It’s located just northwest of the Kalkberg and is hard to miss with its tall spire.
7. Ihlsee und Ihlwald nature reserve
The Ihlsee und Ihlwald nature reserve is a secret spot that is often overlooked by tourists.
But those who do visit are rewarded with a pristine lake, a lush forest and a variety of wildlife (including rare animals).
Swimming and enjoying the lake is probably the most popular activity, but it’s also a great place to go for a hike in the forest.
8. Wittenborner Heide nature reserve
For a much bigger nature reserve, consider visiting Wittenborner Heide (Heide meaning Heath), located about 15 minutes of driving west of Bad Segeberg.
Many different hiking trails lead through the diverse landscapes that range from open dunes to near-natural deciduous forests.
Bring binoculars and try to spot some of the animals who live here like smooth snakes (non-venomous), common European vipers (venomous), dormice, eagle owls, honey buzzards and woodlarks.
Bonus: Other places to visit in Schleswig-Holstein
Having been fortunate enough to visit Schleswig-Holstein on several occasions, we have experienced many of the best attractions the state has to offer.
From the historic towns to the cultural sites; from the coast along the rivers to the shimmering lakes. Nature is never far away in Schleswig-Holstein, and we think there’s something to do here for everybody.
Whether you’re going on a road trip through Northern Germany or simply want to discover more hidden gems, we hope this list can inspire your travels.
Read more about Schleswig-Holstein:
- Schleswig-Holstein – An overview of the best places to visit and things to do in the state.
- Schleswig – A historic Viking city with an impressive cathedral and a Baroque castle.
- Plön – If you like lakes and lake views, Plön is the place.
- Eutin – The cultural heart of Holstein with a beautiful castle and access to lovely lakes.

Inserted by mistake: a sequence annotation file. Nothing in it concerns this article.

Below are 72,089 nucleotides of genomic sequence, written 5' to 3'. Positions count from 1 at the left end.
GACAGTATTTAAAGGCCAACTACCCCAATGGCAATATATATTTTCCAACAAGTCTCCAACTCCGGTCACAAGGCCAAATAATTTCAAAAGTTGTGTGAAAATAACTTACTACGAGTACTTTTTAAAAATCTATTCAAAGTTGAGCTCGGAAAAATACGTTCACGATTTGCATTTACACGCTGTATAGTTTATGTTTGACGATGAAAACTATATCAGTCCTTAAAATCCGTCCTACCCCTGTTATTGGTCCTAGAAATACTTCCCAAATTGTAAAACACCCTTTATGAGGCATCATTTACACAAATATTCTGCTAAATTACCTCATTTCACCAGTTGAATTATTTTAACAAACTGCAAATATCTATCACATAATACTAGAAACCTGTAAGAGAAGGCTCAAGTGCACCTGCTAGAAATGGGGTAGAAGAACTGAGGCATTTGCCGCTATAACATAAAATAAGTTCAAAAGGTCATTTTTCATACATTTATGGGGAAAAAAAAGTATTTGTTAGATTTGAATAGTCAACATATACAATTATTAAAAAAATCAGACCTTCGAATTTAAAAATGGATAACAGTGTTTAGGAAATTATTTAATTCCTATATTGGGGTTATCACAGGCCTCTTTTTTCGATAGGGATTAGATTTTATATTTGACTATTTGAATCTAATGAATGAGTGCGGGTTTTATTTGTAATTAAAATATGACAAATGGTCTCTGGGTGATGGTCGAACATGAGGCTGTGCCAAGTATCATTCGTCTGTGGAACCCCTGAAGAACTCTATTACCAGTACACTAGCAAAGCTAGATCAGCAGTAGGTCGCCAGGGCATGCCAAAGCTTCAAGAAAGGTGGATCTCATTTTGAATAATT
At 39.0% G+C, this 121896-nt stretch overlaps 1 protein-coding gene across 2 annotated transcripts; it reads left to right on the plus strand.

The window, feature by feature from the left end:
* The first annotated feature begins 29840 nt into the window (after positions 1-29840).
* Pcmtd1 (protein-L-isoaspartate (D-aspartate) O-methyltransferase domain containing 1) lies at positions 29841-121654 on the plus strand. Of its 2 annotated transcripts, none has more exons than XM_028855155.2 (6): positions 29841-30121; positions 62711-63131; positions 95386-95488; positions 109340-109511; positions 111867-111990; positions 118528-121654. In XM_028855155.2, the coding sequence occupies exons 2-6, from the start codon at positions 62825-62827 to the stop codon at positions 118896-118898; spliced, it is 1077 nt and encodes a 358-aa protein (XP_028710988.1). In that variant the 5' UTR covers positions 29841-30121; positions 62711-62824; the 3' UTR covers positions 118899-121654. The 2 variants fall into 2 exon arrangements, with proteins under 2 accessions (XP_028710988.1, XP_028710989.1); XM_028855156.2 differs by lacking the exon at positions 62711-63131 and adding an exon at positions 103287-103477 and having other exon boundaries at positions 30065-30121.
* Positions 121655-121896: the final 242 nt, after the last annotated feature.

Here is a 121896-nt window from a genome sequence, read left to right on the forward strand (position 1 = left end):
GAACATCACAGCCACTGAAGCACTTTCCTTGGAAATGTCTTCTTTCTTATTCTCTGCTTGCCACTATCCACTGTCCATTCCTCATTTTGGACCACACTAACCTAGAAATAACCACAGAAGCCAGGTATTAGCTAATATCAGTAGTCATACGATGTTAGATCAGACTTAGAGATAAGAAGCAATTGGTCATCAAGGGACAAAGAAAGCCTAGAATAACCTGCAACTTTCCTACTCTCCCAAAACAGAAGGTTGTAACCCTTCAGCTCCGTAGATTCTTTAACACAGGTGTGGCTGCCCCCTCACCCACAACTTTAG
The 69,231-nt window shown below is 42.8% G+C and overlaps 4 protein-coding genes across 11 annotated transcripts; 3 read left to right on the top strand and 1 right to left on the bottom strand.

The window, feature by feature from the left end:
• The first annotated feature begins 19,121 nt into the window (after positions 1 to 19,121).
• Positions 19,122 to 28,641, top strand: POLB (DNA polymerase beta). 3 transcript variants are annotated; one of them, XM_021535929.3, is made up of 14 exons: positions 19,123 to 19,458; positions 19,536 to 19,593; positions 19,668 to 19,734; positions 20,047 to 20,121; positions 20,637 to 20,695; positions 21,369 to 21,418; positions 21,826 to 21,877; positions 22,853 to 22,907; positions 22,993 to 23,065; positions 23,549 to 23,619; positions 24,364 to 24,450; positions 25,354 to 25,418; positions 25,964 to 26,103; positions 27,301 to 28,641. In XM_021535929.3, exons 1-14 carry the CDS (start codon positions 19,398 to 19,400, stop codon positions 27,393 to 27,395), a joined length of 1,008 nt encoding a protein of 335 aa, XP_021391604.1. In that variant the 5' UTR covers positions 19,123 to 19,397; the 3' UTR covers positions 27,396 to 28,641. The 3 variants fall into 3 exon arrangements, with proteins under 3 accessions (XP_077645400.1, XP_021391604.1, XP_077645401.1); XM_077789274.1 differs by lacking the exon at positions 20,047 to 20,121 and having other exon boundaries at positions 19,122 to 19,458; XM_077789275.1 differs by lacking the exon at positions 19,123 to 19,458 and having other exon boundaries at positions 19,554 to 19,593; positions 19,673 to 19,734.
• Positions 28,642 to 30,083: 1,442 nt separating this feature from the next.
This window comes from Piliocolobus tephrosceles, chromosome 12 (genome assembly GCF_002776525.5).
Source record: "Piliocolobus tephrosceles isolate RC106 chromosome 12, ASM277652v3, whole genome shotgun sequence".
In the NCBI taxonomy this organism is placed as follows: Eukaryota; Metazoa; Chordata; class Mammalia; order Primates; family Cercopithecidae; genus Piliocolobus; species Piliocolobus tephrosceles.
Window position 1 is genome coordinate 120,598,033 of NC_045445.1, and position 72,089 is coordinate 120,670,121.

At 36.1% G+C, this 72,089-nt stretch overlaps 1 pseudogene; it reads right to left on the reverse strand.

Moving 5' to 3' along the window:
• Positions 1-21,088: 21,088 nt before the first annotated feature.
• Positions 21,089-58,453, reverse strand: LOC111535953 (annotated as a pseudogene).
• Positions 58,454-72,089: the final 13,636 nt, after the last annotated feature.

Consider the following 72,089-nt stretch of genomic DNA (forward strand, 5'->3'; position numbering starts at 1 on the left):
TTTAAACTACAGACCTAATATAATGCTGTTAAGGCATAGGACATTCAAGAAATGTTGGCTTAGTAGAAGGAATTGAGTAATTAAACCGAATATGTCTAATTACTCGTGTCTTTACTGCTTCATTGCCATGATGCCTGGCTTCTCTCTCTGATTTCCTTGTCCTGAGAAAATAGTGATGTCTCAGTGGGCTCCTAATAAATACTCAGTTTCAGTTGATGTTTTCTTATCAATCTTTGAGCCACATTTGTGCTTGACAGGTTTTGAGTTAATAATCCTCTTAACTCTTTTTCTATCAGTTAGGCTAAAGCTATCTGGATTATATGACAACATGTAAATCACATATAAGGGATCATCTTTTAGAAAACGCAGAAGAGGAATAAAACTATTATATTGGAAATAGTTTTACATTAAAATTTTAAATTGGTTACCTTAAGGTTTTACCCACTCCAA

- Lübeck – Probably Schleswig-Holstein’s best medieval old town centre. Known for its 7 towers and the Holstentor gate.
- Duchy of Lauenburg – A region in Schleswig-Holstein’s southeast full of historical towns & relaxing nature experiences.
- Büsum – The gateway to the Wadden Sea and a popular summer spot.
- The island of Sylt – Germany’s most famous island is more or less one long beach.
Where to stay in Bad Segeberg
Scroll down to see recommendations on some of the best hotels in Bad Segeberg or search for the best value accommodation in Bad Segeberg here (adlink).
Luxury: Apart Hotel Wasserturm
In Bad Segeberg, we stayed at the top of the old water tower at Apart Hotel Wasserturm.
A truly unique place to spend the night!
We had two floors, our own kitchen and an absolutely fantastic 360-degree view of the city and the lake from the round room.
Value for money: Vitalia Seehotel
For a comfortable 4-starred hotel right by the Great Segeberg Lake, check out Vitalia Seehotel.
Here you can choose between jumping in the lake or in the indoor pool in the spa area.
Budget: Der Gutschmecker Bad Segeberg
With a nice location right next to the lake, double rooms with private bathrooms and free parking, Der Gutschmecker Bad Segeberg is a solid option for budget-friendly accommodation in Bad Segeberg.
Check prices and availability at Der Gutschmecker Bad Segeberg (adlink).
How to get around Bad Segeberg
Bad Segeberg is a relatively compact city, so the best way to get around is to walk.
It’s easy and safe.
Put on some good shoes and get around for free by simply walking from one place to the next – and you’ll be sure to see some interesting things along the way, too.
By public transport
We didn’t use public transportation in Bad Segeberg ourselves but it should certainly be possible to get almost anywhere in the area with a combination of local trains and buses.
Parking is generally free and easy to find in Bad Segeberg (unless you happen to visit on a night of the Karl-May-Festspiele…).
In the case of paid parking, remember to always bring euro coins for the machines as credit cards aren’t accepted everywhere.
How to get to Bad Segeberg
It’s generally easy to reach Germany by car from other countries in Europe as there are lots of motorways connected to neighbouring countries.
As soon as you are in Germany, you can get to the Schleswig-Holstein region via Germany’s famous autobahn (motorway).
Be aware that cars on the autobahn generally drive fast – and by fast, we mean up to 200 km/h!
There are several sections with no speed limit at all so it’s important to look thoroughly in the rearview mirror and side mirror before changing lanes and overtaking.
The train network in Germany is large, relatively cheap and very reliable.
There are many connections between most major cities and to get to Schleswig-Holstein, you can, for example, take the train to Hamburg Central Station (Hamburg Hauptbahnhof) or Lübeck Central Station (Lübeck Hauptbahnhof). From there, there are usually connecting trains to smaller towns like Bad Segeberg.